People v. Viviani, People v. Hope, People v. Hodgdon


Issue before the Court: Whether Executive Law § 552, which permits the governor to appoint a special prosecutor to investigate and prosecute abuse and neglect cases against vulnerable victims that arise from institutions overseen by the state, is constitutional.

Held: Unconstitutional (6-0, with two concurring opinions) because such powers are reserved for the elected district attorneys.

Discussion: Following news reports about the abuse and neglect of special needs individuals in state institutions, in 2012, the legislature created a “justice center” with a “special prosecutor” to investigate and prosecute such cases.  The special prosecutor was granted concurrent authority with district attorneys.  The three defendants in this consolidated appeal were charged by the special prosecutor and claimed the statute was an impermissible delegation of prosecutorial authority to an unelected official.  All trial courts, Appellate Divisions, and every judge on the COA agreed.  

The legislature may not transfer any essential function from a constitutionally established office.  Here, the district attorneys have the discretionary power to determine whom to prosecute.  This stood in contrast to the cases where the appointment of the special prosecutor was made at the behest of the district attorney in particular cases because the district attorney was incapable of prosecuting due a conflict or other such circumstance.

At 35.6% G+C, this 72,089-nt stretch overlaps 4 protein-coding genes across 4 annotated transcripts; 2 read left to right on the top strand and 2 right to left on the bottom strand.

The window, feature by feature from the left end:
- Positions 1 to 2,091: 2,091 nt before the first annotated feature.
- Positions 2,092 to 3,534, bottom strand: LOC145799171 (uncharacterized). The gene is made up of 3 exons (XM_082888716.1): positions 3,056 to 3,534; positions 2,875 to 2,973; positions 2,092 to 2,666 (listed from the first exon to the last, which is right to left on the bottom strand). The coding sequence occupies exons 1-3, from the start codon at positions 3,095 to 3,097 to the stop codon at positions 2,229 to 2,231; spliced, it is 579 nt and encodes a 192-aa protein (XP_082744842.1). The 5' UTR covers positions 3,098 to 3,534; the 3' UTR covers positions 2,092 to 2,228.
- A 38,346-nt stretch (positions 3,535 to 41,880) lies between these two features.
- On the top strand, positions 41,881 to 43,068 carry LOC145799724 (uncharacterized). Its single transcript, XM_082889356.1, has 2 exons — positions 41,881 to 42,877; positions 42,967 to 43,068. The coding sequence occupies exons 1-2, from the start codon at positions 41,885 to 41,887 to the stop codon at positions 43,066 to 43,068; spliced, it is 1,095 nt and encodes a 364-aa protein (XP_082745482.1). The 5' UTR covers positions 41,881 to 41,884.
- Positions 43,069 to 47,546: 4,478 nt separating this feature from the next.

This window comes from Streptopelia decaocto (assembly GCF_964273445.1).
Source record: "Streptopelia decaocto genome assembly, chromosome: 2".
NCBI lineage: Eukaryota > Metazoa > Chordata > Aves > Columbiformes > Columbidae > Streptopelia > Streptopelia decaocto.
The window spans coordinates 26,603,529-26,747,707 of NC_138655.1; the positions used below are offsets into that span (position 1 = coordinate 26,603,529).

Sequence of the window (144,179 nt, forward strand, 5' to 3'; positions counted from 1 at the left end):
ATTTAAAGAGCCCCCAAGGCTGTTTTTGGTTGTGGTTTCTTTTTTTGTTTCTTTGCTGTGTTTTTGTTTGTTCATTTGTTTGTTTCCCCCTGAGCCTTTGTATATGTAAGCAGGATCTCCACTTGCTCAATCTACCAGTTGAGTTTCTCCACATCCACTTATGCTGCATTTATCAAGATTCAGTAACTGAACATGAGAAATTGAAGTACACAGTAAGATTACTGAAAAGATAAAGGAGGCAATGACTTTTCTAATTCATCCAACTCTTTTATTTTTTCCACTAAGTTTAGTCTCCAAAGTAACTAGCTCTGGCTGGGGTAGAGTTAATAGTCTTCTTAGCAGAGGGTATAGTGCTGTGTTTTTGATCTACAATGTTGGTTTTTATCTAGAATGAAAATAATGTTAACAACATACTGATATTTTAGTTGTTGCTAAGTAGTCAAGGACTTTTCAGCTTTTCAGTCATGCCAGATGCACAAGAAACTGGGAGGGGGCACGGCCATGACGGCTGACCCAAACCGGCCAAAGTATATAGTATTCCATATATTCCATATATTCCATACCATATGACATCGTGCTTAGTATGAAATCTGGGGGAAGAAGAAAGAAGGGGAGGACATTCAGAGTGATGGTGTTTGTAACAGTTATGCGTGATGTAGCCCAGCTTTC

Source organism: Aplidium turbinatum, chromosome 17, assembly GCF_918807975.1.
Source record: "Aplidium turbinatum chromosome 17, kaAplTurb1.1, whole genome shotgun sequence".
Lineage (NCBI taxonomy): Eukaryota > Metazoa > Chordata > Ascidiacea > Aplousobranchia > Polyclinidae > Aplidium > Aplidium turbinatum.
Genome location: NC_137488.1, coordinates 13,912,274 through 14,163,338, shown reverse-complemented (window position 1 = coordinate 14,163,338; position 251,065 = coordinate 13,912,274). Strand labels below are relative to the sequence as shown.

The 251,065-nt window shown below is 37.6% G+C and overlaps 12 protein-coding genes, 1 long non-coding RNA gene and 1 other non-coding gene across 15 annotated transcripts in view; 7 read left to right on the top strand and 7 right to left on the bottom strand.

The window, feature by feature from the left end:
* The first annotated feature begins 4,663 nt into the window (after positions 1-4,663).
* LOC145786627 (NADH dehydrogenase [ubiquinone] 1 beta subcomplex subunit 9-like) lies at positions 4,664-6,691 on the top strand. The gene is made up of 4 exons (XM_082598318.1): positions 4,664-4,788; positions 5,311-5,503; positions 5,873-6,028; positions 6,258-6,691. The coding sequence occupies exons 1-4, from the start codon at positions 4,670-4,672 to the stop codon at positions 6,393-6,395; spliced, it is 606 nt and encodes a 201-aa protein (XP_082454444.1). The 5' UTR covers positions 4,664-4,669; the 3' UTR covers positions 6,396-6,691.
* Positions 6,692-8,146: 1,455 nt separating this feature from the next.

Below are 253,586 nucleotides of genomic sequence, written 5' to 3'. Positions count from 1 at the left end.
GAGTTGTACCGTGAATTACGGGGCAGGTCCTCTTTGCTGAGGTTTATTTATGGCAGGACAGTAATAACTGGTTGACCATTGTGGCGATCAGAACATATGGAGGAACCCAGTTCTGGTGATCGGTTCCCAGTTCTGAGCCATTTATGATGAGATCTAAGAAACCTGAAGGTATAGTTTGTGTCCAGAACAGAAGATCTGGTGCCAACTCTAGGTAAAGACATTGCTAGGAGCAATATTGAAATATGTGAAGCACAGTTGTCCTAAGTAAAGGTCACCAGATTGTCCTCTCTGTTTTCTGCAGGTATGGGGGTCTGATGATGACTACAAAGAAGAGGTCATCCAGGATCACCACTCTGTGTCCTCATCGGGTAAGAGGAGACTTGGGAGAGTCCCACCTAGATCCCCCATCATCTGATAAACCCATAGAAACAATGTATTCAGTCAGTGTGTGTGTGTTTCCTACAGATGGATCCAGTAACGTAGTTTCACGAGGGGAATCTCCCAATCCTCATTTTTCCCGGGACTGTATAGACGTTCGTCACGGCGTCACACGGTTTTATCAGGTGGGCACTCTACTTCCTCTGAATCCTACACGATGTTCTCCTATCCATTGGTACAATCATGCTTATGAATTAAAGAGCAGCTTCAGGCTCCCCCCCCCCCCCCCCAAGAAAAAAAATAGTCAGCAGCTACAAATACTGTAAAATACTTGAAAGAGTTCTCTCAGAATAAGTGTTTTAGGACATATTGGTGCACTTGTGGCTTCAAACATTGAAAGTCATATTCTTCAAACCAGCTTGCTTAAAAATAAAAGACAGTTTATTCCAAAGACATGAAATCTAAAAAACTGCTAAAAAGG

CAL observes: The decision seems evident and compelled.  The Court, however, had to deal with its recent prior decision in Davidson (2016), in which a majority (in a strange unsigned memorandum opinion) found the same constitutional claim unpreserved over a two-judge dissent (which, coincidentally, reads as if it once was the majority opinion).  Here, the majority explicitly adopts the dissent’s analysis in Davidson, with only Judge Stein, who was in the majority in Davidson, penning a concurrence asserting that Davidson was largely correct.  One could point to all of this as being Exhibit A in the stupidity of New York’s preservation rules.

Also of note was COA’s unpersuasive attempt to distinguish the statutes creating the Special Narcotics Prosecutor for the City and the Statewide Organized Crime Task Force.  The COA opined that those statutes were a proper delegation of prosecutorial authority because the heads of the offices (an ADA and a DAG) were on the staff of elected officials with that prosecutorial authority, in contrast to § 552, where the special prosecutor did not have to be an ADA or DAG.  That seems a thin reed on which to claim that the constitutional authority to prosecute were not impermissibly delegated.